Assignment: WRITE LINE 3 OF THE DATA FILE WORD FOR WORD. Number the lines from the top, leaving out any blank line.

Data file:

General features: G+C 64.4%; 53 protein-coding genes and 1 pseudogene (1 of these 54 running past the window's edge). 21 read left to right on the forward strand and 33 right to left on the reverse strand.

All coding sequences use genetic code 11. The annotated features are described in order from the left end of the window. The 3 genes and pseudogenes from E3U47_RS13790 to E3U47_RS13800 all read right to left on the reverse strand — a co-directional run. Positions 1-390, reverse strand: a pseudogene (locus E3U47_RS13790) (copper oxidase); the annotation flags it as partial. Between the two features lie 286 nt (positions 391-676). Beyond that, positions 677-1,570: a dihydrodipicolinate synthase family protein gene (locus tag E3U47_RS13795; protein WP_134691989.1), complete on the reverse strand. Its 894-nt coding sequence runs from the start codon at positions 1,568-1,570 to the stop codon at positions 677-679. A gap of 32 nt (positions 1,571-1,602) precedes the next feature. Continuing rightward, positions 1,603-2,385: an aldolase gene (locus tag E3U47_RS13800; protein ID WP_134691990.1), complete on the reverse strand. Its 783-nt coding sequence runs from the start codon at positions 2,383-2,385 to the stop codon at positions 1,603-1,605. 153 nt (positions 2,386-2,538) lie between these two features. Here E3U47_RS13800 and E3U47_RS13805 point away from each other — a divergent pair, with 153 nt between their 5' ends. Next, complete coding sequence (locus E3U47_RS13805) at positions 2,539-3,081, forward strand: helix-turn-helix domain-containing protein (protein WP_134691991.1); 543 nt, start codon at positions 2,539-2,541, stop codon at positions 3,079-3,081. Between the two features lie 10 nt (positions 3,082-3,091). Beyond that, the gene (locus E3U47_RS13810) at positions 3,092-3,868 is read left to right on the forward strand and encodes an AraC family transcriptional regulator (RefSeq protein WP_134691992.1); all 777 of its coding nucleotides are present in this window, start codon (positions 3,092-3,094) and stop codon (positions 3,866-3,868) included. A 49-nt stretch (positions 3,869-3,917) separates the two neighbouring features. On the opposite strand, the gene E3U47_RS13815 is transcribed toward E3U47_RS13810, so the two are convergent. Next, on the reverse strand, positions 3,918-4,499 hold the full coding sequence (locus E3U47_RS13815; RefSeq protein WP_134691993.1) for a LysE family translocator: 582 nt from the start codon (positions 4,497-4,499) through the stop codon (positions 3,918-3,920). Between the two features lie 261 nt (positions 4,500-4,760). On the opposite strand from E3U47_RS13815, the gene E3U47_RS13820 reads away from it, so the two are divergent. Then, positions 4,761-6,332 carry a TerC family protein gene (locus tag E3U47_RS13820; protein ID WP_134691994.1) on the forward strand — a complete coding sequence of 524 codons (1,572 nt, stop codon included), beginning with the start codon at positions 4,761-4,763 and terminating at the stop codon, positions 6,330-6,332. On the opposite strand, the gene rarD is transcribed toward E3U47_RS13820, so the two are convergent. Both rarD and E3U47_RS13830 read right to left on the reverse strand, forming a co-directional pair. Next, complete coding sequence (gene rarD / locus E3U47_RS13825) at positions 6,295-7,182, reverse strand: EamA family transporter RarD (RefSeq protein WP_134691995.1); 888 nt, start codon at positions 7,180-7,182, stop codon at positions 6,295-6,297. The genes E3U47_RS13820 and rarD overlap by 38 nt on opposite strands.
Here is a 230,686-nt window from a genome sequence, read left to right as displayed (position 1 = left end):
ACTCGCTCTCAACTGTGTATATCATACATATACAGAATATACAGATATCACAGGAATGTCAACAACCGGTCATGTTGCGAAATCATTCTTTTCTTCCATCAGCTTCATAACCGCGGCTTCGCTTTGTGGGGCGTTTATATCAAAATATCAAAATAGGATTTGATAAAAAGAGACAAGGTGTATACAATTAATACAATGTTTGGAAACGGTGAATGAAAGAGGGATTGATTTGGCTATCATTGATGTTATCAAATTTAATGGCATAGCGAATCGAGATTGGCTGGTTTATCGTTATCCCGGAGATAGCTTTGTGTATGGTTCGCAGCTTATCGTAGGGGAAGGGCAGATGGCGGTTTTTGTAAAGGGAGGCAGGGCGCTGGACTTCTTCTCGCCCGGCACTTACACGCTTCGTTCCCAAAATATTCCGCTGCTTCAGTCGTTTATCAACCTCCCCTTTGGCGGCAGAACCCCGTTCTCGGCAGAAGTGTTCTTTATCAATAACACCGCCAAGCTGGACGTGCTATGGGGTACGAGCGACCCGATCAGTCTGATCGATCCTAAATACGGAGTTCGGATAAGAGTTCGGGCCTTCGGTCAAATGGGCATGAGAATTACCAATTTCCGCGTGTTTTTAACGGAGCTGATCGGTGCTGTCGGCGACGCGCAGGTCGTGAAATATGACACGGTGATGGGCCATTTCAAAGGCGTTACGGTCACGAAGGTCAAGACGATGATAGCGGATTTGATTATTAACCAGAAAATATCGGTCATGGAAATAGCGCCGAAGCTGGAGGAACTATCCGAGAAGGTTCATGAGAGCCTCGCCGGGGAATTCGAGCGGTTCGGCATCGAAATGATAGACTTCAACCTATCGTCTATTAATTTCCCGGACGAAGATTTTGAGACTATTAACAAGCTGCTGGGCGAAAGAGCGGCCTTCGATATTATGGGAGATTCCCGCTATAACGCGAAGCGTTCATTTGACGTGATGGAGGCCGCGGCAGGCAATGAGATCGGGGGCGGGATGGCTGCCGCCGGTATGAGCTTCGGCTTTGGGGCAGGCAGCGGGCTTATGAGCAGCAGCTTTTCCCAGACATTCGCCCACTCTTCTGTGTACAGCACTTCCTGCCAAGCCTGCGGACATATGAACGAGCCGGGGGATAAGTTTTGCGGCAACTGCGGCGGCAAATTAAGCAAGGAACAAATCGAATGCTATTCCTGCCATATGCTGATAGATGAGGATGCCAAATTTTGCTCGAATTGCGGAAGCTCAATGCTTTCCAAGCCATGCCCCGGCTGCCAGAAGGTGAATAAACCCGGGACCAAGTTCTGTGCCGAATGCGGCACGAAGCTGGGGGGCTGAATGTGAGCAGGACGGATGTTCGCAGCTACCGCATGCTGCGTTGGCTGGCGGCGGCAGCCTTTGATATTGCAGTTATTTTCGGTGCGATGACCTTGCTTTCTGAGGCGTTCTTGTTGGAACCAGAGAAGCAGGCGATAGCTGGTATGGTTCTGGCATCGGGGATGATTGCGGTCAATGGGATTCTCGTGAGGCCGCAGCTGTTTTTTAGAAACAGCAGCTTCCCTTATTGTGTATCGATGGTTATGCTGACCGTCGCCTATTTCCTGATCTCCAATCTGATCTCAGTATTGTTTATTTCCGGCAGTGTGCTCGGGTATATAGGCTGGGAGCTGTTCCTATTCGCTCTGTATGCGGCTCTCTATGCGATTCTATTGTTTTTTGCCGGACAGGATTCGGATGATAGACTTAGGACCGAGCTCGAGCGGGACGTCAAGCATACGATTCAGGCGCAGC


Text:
Here is a 230,686-nt window from a genome sequence, read left to right as displayed (position 1 = left end):